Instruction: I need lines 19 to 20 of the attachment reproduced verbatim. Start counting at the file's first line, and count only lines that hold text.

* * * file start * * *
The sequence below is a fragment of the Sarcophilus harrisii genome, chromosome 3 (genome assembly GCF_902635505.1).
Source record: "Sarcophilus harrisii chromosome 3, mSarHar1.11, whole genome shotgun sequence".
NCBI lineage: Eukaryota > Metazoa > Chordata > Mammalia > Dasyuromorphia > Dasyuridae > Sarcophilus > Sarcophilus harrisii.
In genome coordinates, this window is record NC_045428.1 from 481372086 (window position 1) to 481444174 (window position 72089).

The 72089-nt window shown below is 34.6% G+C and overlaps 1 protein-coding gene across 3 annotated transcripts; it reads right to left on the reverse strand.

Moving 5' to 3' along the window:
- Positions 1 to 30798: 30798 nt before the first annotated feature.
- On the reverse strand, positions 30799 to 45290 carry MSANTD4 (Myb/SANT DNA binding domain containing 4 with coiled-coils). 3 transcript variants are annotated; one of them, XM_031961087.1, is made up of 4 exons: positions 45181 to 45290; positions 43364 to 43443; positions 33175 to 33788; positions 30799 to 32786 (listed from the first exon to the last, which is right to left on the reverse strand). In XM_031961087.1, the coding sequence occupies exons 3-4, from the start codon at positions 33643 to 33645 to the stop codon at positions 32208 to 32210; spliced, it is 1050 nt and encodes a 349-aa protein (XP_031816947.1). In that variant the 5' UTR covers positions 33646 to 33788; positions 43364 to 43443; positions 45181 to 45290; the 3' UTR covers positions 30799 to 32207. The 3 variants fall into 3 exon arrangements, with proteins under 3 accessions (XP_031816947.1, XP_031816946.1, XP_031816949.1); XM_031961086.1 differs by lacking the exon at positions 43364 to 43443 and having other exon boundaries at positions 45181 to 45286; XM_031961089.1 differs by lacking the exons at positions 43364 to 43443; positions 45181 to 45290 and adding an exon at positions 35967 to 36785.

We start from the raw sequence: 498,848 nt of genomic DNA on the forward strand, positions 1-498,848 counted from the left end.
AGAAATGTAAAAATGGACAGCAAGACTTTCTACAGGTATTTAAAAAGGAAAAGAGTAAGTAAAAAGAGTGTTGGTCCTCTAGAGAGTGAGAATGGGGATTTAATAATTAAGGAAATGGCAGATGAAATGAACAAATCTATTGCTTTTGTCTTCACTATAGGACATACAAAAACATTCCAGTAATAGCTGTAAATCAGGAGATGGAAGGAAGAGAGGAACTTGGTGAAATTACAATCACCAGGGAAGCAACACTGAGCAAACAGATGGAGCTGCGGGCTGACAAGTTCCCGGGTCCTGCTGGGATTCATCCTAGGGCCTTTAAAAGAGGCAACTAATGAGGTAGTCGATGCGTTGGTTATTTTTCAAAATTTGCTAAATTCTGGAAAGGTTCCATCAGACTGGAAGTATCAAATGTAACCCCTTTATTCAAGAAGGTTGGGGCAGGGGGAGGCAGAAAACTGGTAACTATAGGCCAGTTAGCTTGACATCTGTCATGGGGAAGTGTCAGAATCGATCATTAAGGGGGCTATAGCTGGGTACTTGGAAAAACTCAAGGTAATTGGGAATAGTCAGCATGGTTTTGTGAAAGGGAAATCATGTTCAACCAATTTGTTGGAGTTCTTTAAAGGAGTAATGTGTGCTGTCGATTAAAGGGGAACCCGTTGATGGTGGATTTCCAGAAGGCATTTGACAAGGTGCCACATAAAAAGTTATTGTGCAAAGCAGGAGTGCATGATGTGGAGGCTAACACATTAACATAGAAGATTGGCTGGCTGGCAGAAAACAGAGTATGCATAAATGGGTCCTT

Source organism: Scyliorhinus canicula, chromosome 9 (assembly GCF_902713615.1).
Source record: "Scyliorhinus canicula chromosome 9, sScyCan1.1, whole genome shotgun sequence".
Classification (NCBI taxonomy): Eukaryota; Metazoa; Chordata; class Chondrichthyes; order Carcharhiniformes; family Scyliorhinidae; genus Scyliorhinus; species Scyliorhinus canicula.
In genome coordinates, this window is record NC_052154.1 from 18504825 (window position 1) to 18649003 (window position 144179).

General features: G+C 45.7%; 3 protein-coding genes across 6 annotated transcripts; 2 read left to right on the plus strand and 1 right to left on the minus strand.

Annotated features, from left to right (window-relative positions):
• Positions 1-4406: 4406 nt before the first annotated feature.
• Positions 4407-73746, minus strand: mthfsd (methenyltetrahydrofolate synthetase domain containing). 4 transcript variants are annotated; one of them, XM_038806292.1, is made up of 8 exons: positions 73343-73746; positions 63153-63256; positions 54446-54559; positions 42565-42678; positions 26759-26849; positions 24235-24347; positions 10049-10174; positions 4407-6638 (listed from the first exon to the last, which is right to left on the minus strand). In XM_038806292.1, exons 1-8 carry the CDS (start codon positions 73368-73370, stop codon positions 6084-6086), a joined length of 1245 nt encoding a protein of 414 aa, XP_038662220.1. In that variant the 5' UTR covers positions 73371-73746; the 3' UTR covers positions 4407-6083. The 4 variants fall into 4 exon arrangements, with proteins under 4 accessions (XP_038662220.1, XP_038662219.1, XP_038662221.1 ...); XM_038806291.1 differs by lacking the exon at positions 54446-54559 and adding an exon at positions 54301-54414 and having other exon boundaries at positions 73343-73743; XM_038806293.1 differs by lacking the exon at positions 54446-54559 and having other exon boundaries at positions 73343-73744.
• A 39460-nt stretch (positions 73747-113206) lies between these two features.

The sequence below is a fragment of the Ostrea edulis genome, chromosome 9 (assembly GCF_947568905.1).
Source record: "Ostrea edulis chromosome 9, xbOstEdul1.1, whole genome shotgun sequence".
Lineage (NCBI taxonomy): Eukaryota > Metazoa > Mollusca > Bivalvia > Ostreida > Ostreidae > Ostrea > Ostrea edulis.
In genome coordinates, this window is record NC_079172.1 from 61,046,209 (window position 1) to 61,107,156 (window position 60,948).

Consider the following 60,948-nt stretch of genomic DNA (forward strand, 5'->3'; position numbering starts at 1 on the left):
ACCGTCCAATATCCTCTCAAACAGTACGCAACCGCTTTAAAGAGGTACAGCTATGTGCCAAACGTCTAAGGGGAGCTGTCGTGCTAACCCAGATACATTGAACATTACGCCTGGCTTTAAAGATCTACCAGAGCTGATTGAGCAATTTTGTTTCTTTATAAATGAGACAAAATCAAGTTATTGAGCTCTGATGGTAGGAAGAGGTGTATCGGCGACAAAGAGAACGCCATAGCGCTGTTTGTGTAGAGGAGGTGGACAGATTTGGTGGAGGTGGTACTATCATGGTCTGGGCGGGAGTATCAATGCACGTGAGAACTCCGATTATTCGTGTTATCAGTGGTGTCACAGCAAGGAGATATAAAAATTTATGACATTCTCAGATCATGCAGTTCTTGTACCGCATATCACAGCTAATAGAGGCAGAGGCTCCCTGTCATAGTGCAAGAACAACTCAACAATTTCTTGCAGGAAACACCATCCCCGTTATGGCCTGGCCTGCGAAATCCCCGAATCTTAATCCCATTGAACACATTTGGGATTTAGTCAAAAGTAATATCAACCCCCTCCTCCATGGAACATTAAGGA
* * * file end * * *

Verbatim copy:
• A 39460-nt stretch (positions 73747-113206) lies between these two features.

The sequence below is a fragment of the Ostrea edulis genome, chromosome 9 (assembly GCF_947568905.1).